Is There a Roadmap for Making Support Raising Sustainable?

By on December 14, 2020   /   Leave a comment

Three years ago our organization started with this question: How can personal support raising be sustainable for everyone?

Several of our staff were severely underfunded, others barely made a full paycheck, and most recruits dropped out during on-boarding. However, we had a handful of staff members thriving, fully supported, and a generous rainy-day fund in the bank.

Was it possible to provide a roadmap that worked for our entire staff?

After ten years of personal support raising, I attended my first SRS Bootcamp eager to learn and answer this question. I walked away with this conviction about support raising that changed everything, the mission of Jesus moves forward through the generosity of God’s people. This conviction has led our ministry though a philosophical shift, from asking for support to cultivating a generous community. To cultivate this generous community, we developed a roadmap that we call the Donor Journey.

Since we have implemented the Donor Journey, paired with ongoing SRS Bootcamps, 95% of our staff is fully funded (up from 70%), staff have clear objectives and goals, our coaching structure has gained clarity, we have created an on-ramp for new staff to join our ministry, and we have defined how personal and organizational asks work together.

Here is the simple premise of the Donor Journey. There are two key ingredients to fuel the mission of Jesus – people and generosity. Both need to be cultivated in relationship. The Donor Journey gives us a tool that allows our staff to be intentional about cultivating these relationships. Why does this matter? Because the mission of Jesus depends on it! The mission of Jesus moves forward through the generosity of God’s people.

I want to share these two resources in hopes that they may be useful for you and your organization.

1.     The Donor Journey – which answers the question: How do I cultivate a generous community?

2.     The Donor Journey Calendar – which answers the questions: Where do I focus? How do I spend my time?

Each tool deserves a robust conversation, however for the point of this article I want to provide a brief description on how to use each resource.

The Donor Journey

We have broken the donor journey down in four stages: Contact, Partner, Community, and Advocate. To use this tool you move from the inside of the circle (Stage) to the outside (Goal). The inside of the circle describes the donor (or potential donor). The outside section describes our part in cultivating this community.

Here are the four major components:

–    Stage – describes the person you are reaching (donor).

–    Their Posture – describes the normal posture of the person in the specific stage (donor).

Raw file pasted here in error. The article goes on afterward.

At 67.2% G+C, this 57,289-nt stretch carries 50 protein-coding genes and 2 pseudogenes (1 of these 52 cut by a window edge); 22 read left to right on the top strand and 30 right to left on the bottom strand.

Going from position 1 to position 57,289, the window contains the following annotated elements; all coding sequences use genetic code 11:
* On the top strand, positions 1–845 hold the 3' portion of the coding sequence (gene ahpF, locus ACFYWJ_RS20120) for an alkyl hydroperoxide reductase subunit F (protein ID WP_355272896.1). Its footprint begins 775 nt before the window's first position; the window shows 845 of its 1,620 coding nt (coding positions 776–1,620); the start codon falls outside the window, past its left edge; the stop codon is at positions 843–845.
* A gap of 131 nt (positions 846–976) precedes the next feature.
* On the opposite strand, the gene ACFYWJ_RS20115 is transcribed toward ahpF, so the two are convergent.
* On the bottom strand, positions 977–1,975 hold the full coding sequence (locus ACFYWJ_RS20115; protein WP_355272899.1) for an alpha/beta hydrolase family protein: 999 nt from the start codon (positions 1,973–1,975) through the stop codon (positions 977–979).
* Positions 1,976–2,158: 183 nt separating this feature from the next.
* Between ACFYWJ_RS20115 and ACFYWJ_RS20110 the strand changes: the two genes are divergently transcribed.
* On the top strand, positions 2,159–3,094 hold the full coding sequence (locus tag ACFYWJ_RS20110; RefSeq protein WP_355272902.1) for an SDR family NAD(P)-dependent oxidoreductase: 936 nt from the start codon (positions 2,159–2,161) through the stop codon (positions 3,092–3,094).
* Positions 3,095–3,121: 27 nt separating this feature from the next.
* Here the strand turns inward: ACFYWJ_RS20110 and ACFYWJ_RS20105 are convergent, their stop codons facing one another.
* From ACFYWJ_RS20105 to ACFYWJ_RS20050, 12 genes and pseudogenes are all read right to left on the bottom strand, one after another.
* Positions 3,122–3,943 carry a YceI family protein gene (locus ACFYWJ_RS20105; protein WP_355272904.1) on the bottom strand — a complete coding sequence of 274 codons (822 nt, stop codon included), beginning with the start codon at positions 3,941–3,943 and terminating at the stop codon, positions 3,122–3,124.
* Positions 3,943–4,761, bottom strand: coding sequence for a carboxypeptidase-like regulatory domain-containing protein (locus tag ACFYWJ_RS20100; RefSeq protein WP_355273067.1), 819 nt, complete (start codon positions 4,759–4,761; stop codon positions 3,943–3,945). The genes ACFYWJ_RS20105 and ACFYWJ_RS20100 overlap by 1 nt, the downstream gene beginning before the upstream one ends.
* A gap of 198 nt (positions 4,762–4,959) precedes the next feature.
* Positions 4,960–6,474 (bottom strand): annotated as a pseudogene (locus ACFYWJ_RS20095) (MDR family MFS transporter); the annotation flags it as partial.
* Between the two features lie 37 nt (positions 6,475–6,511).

–    Our Part – describes our actions to invite this person into the next stage (staff person).

–    Stage Goal – describes our goal of each stage (staff person).

The Donor Journey Calendar is a tool that coordinates with our campus ministry schedule. We have 3 primary seasons in ministry: Summer, Fall, and Spring. Once on-boarded, our staff is expected to spend at least 5 hours a week on support raising. This calendar provides the general guidelines for how to spend this time. Our coaching structure supports this calendar with specific and customized goals. In this calendar we clarified what our organizational support raising efforts will be and how our team is expected to interact with our organizational goals.

I started with asking the question, was it possible to provide a roadmap that worked for our entire staff? Yes, it is! At least that has been our experience.

The Donor Journey has clarified our coaching. Our coaches, who wear multiple hats within our organizational structure, can pinpoint goals easily. Our staff uses the same language when describing their partners which allows our coaches to effectively make recommendations to move beyond challenges.

The Donor Journey has given us an onramp for new ministers. Movement is exciting! It is discouraging when we only celebrate the big moments, like baptisms or a $500 per month donor. The donor journey allows new staff to celebrate all movement, even if it is small. It also allows our staff to see that this is a matter of discipleship, not a sales call. It has allowed our staff to truly see each ask as a God Ask.

The Donor Journey has given us staff buy-in for personal asks and organizational asks. If you sit in a chair that raises support for the entire organization then you understand the tension that exists between staff and organizational asks! The donor journey has allowed us, as an organization, to use organizational asks as growth opportunities for personal support raising.

Just like any tool, there are imperfections. But I hope there is something in these tools that will spur on creative thinking in how you cultivate a generous community. Their generosity fuels your ministry so more will come to know Jesus. We are better together. Blessings friends.


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Support Raising Solutions
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